It also goes without saying that people should wear comfortable shoes with wider toe boxes, and avoid pointy toes or high heels. While some researchers say that tight shoes may cause bunions, this has not proven to be true. However, they can aggravate the situation.
Along with wearing proper and comfortable footwear, over the counter medications that include analgesic and non-steroidal drugs (such as ibuprofen or naproxen) can numb areas or reduce inflammation. This may bring temporary relief. Additionally, braces or inserts can be purchased at drug stores or even doctor’s offices for additional support and padding.
When home remedies and self-care no longer seem to be working, people have alternate options based upon the severity of their bunions, physical impediments, and doctor’s recommendation. These may include shaving calluses or specialized care such as physical therapy, or even include surgical options.
One of the first things we do in our office after a consultation and patient physical is to order an X-ray, which allows us to see the bone and presence of any bunion. Once an actual diagnosis is made, the proper course of treatment is determined.
Sometimes cortisone injections are administered in the doctor’s office for temporary relief. Their purpose is to reduce the inflammation in the area that cushions the bones longer than over-the-counter medications, thereby making physical activity pain-free. However, the injections themselves are described as painful. Talk to your provider before making this choice.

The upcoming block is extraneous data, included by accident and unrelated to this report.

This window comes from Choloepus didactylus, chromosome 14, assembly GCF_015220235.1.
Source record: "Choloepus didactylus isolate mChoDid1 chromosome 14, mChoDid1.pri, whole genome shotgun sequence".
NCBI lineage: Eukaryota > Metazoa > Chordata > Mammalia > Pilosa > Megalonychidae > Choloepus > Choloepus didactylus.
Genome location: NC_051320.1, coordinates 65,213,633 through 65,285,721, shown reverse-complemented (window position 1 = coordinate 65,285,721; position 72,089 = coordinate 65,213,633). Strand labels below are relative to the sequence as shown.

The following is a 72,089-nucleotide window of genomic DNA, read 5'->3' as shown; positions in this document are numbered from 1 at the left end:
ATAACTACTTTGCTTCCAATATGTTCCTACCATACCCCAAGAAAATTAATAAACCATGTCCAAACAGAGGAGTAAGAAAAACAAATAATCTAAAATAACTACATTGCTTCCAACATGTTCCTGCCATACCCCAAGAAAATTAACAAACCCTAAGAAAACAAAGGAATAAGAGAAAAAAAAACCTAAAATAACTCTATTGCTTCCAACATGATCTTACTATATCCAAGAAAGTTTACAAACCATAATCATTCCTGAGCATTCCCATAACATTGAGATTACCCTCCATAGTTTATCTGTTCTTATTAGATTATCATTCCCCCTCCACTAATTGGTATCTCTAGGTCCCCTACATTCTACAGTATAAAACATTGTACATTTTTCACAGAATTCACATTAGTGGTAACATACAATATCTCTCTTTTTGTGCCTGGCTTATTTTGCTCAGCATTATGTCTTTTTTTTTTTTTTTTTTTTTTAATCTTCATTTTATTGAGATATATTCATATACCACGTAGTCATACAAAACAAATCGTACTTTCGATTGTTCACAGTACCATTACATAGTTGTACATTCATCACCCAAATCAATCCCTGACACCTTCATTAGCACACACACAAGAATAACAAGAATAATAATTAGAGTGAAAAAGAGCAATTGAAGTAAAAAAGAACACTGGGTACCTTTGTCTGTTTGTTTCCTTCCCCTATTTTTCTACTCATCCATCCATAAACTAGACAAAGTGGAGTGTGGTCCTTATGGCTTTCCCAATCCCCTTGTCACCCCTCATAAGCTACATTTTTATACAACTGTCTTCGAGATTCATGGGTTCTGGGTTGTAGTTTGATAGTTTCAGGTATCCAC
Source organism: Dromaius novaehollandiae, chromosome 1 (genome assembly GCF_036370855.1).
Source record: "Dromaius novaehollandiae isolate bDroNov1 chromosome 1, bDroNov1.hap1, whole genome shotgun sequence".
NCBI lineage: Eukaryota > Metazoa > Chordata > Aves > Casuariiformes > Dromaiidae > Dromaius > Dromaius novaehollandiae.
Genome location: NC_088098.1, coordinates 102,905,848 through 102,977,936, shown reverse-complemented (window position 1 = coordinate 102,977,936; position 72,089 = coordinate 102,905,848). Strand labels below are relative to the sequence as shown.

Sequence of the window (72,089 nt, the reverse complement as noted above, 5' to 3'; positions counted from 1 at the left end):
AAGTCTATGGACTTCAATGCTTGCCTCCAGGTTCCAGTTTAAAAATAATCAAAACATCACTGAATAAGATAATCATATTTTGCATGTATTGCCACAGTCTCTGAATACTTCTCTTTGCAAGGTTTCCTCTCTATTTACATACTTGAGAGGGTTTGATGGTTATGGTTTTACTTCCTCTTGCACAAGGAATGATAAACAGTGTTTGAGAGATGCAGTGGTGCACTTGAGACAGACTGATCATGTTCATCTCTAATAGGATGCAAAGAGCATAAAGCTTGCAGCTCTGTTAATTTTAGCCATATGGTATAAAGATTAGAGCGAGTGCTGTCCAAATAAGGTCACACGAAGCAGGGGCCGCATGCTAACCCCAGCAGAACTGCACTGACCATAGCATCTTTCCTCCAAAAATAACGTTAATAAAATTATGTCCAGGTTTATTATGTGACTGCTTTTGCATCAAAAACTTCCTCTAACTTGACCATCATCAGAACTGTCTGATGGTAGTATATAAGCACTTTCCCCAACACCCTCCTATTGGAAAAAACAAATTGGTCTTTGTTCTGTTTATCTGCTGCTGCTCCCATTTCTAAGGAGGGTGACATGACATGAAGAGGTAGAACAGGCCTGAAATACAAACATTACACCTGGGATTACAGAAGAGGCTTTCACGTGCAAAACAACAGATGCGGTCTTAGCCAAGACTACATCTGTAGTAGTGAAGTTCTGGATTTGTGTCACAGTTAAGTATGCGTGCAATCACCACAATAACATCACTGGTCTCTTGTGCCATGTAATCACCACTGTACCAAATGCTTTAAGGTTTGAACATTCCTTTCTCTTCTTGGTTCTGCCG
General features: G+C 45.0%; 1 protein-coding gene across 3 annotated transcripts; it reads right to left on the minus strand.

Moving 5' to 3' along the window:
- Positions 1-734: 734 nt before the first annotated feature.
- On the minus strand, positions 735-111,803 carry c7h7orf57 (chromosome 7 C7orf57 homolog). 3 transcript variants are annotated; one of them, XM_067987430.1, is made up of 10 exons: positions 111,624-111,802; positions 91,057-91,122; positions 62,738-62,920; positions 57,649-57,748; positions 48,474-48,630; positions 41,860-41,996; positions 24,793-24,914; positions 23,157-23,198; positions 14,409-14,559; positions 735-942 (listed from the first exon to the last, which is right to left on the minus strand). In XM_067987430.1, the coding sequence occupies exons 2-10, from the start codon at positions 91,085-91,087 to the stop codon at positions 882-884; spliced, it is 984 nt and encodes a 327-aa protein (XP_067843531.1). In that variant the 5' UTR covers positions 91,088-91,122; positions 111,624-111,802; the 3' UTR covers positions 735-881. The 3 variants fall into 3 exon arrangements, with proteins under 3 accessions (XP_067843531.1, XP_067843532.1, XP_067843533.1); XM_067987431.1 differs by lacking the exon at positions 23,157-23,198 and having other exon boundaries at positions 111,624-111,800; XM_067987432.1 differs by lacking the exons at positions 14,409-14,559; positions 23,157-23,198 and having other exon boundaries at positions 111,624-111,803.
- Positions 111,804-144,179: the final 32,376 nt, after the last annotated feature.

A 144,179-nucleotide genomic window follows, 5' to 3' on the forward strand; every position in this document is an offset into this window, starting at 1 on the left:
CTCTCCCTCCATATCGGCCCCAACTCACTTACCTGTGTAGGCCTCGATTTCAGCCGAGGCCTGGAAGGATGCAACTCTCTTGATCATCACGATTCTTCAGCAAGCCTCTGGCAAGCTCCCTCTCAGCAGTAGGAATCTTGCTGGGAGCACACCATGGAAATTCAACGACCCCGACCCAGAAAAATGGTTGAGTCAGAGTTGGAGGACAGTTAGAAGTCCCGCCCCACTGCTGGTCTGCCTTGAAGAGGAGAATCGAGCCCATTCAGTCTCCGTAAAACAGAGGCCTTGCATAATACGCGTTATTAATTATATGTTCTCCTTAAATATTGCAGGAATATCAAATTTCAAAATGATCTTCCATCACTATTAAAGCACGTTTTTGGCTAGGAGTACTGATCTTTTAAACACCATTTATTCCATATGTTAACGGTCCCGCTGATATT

Surgical procedures typically are a last resort for people experiencing bunions and not everyone is a candidate. If home and cortisone treatments fail to bring relief, or if an individual has a genetic deformity, he or she may need surgery to correct problems and reduce pain.
Removing damaged joints, tendons, or correcting bone alignment may be done with one of the following procedures:
The latest surgical treatment, offered at UPMC Pinnacle, is Lapiplasty, a 3D bunion correction targeting the source of the deformity. In the instance when the bone becomes unstable and leans sideways, this outpatient surgical option restores the anatomy to its natural position without cutting the bone. In doing so, it fixes the problem the right way the first time.
For 87 percent of those with bunions, traditional surgery often fails to correct the unstable joint and the bunions return. Now, with the latest, patented titanium technology, patients are finding a permanent solution with faster recovery and less pain.
Also unique to Lapiplasty, most patients are able to walk within days of surgery without a cast. And they can be back in sneakers in a couple months.
For other types of surgery, the recovery time ranges anywhere from four to six weeks depending upon the individual and his or her overall health status prior to their chosen procedure. Depending on the procedure performed, patients often wear a surgical boot during the first three to six weeks to protect the area where surgery was performed.
There’s a reason to remain hopeful if you encounter this common bump in the road of life. To talk to a specialist about your bunions, call UPMC Foot and Ankle Specialists at 717-960-8970.